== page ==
The biggest carmakers just teamed up to create a HUGE European fast-charging network for EVs

As electric vehicles get more popular – and governments seek to ban conventional cars – there’s been one huge question mark hanging over EVs: infrastructure. Over the three years, we’ve seen bold commitments from car brands and some seriously interesting concept cars – but a lack of charging infrastructure has always been a niggling issue. Tesla has its Supercharger network, but what needs to happen if we want a robust infrastructure for a much larger numbers of EVs?

The biggest carmakers just teamed up to create a HUGE European fast-charging network for EVs

It looks like we finally have an answer. Today Ford announced it’ll be teaming up with BMW Group, Daimler AG, and the Volkswagen group to create a High-Power-Charging unit or HPC across Europe. The new project will be called IONITY – a play on ions and Unity – and will see around 400 fast-charging stations set up in Europe by 2020.

20 stations should be operational this year, and they’re being built on intervals of 120 km along major roads in Germany, Norway and Austria – there’s nothing about the UK just yet. That number should increase to more than 100 by 2018, and interestingly it’s being done through a range of third-party partnerships.

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Right now, the system is targeted at facilitating long-distance pan-European travel – and that means it’s removing the range limitations of EVs. There are already a good amount of chargers available in populated areas, but Ionity will bring them to more critical routes. Of course, it’s possible that there will be other programs that also aim to bring 350kW charging to more urban areas, too.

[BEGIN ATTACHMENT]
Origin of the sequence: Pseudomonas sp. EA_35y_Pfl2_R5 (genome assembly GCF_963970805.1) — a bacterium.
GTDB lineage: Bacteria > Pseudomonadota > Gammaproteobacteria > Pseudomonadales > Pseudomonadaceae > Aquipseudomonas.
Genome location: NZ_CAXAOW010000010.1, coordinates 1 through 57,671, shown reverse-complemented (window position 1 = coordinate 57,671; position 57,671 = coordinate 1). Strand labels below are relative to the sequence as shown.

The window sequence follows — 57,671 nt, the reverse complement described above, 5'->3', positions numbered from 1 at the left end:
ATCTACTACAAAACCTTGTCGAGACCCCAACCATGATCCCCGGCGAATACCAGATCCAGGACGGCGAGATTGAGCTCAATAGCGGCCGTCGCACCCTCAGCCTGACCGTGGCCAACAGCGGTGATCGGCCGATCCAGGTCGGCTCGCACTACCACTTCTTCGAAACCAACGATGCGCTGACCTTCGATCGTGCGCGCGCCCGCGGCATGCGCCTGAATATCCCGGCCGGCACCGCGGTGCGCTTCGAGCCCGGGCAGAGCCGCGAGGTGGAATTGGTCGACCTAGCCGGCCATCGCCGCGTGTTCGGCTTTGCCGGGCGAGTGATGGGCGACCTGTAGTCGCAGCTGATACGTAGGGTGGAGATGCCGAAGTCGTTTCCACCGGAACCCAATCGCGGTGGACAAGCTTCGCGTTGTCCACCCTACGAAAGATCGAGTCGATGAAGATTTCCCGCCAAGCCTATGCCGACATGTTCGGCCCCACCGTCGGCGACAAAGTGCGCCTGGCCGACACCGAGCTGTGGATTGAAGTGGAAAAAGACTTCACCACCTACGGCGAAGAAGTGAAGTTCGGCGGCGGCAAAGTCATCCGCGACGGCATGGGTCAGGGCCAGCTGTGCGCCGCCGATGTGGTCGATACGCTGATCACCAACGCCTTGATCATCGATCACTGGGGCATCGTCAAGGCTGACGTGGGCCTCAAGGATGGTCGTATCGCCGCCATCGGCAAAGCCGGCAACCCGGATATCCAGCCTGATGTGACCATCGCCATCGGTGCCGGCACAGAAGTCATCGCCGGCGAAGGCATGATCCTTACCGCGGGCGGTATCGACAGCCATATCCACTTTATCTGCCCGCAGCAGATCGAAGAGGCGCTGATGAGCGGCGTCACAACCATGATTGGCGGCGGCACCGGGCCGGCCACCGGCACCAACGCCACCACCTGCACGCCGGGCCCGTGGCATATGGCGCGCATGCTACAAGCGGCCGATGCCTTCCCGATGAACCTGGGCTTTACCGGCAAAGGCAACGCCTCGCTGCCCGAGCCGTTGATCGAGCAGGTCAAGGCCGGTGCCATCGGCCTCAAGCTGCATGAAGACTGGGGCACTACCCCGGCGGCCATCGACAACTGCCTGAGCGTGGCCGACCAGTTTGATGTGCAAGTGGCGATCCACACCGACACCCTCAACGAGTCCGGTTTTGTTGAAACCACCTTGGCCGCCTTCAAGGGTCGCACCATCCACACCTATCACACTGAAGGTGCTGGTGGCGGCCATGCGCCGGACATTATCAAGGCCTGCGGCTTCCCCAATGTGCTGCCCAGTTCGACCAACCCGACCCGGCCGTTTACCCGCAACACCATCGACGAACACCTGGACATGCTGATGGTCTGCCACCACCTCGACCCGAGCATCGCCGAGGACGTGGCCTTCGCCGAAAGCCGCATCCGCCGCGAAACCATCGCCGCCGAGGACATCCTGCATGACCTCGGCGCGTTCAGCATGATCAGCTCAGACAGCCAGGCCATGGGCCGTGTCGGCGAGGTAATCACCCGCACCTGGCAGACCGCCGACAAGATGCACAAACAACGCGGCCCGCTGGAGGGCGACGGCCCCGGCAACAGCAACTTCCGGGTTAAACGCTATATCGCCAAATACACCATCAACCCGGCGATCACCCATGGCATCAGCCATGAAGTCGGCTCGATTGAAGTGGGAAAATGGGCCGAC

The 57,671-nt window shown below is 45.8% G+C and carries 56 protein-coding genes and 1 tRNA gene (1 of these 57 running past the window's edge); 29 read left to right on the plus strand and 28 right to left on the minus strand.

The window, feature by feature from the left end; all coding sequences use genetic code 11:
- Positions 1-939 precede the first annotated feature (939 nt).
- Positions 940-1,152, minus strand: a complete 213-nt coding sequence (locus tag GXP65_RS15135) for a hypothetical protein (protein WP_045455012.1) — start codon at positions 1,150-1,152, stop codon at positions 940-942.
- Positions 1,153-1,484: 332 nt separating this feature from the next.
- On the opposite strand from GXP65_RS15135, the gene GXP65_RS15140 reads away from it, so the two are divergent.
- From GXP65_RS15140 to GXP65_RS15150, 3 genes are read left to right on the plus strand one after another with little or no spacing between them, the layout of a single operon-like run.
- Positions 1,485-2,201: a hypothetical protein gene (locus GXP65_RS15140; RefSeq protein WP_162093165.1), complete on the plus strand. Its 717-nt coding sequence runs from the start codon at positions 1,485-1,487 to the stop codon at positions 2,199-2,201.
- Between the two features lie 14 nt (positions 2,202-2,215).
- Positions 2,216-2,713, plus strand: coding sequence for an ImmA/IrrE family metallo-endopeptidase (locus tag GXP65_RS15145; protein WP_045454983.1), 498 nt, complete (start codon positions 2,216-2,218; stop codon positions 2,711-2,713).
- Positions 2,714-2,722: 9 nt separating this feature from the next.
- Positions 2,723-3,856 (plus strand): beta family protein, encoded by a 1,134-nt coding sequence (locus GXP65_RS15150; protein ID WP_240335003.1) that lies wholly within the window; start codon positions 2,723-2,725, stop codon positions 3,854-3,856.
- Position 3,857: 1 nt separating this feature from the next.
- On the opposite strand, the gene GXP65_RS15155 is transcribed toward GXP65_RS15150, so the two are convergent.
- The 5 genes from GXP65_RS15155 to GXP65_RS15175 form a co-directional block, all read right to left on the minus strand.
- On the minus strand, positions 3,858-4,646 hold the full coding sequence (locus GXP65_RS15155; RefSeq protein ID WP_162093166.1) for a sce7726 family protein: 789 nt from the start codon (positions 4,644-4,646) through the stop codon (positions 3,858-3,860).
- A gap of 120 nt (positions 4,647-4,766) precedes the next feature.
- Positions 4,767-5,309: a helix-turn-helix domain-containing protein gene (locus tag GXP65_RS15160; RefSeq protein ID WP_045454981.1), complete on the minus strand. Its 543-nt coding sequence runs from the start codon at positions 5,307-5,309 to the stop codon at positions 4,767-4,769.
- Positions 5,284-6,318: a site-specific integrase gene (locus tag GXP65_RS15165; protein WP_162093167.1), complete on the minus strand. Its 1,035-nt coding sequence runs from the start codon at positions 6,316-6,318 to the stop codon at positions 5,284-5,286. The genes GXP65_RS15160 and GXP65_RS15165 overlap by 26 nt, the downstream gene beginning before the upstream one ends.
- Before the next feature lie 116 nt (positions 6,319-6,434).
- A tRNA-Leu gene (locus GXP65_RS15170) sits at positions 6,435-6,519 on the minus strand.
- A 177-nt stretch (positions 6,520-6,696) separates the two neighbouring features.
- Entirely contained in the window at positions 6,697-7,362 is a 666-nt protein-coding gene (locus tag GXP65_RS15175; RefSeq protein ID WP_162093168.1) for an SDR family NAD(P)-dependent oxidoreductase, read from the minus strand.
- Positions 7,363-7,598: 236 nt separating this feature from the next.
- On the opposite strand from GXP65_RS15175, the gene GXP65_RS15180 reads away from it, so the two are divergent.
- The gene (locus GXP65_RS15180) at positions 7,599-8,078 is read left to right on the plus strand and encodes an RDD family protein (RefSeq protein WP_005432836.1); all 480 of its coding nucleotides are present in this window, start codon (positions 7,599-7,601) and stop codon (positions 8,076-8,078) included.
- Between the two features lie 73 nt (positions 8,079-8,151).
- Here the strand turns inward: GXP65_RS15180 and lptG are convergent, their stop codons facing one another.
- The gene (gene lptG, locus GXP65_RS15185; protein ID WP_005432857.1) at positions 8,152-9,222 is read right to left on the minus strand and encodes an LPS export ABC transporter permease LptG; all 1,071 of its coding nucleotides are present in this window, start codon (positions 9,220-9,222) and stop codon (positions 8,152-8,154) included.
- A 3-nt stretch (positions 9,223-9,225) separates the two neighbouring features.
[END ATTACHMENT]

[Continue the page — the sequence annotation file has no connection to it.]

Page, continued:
Fast AF

While the scope of the IONITY network is impressive, it’s the speed at which it’ll be able to charge that’s most significant. When Porsche said it’d use 350kW charging to top up its Mission E to 80% battery life in 15 minutes, we were very sceptical. But now that chargers of that speed are rolling out across Europe, it’s very real, very viable – and very exciting. And if your car doesn’t support 350kW charging, Ionity is backwards-compatible, too.

Bad news for Tesla

Earlier this week, I wrote that although Tesla may eventually be out-developed and outsold by the traditional car manufacturers, its Supercharger network meant it was one important step ahead of other car manufacturers. I’ve always maintained it’d take an unprecedented, joint effort from other companies to offer an EV experience anywhere near Tesla’s – but unfortunately for Elon Musk, that’s exactly what Ionity is.

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